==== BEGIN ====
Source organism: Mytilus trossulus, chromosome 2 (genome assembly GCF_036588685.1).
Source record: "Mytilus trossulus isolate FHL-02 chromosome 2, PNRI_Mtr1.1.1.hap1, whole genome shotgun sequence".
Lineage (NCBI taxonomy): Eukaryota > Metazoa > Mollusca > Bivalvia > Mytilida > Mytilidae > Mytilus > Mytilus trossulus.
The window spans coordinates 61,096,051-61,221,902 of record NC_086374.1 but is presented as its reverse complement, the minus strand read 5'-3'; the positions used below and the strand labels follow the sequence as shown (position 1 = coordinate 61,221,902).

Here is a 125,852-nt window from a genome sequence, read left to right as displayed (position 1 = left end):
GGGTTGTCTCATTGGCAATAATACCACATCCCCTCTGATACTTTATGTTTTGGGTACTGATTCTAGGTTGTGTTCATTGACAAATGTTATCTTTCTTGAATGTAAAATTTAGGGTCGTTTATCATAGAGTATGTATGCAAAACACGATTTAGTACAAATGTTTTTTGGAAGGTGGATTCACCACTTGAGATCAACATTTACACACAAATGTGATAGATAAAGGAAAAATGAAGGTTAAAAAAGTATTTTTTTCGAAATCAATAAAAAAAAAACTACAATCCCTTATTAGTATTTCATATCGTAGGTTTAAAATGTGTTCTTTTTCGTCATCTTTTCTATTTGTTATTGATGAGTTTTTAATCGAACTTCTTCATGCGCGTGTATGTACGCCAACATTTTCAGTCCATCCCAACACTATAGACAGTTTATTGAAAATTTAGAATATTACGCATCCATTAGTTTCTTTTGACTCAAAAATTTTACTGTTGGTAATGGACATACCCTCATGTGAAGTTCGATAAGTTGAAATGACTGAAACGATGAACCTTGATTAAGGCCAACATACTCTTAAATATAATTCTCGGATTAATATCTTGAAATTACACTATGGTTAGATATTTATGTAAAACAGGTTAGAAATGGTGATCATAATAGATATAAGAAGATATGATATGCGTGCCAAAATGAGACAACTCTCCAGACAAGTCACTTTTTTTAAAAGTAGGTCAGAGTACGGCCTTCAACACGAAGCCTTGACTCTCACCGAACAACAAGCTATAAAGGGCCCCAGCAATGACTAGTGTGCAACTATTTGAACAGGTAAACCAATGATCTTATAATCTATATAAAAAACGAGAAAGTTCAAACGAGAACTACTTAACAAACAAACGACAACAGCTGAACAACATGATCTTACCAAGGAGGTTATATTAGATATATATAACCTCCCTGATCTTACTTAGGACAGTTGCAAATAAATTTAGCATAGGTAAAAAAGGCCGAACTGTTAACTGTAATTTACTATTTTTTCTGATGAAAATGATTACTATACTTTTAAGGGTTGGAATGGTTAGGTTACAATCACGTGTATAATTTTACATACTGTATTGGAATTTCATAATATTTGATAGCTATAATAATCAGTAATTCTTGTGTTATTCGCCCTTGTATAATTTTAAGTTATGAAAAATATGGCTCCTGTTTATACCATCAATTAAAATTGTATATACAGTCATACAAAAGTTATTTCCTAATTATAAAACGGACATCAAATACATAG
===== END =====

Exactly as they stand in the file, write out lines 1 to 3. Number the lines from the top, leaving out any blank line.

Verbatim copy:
Source organism: Mytilus trossulus, chromosome 2 (genome assembly GCF_036588685.1).
Source record: "Mytilus trossulus isolate FHL-02 chromosome 2, PNRI_Mtr1.1.1.hap1, whole genome shotgun sequence".
Lineage (NCBI taxonomy): Eukaryota > Metazoa > Mollusca > Bivalvia > Mytilida > Mytilidae > Mytilus > Mytilus trossulus.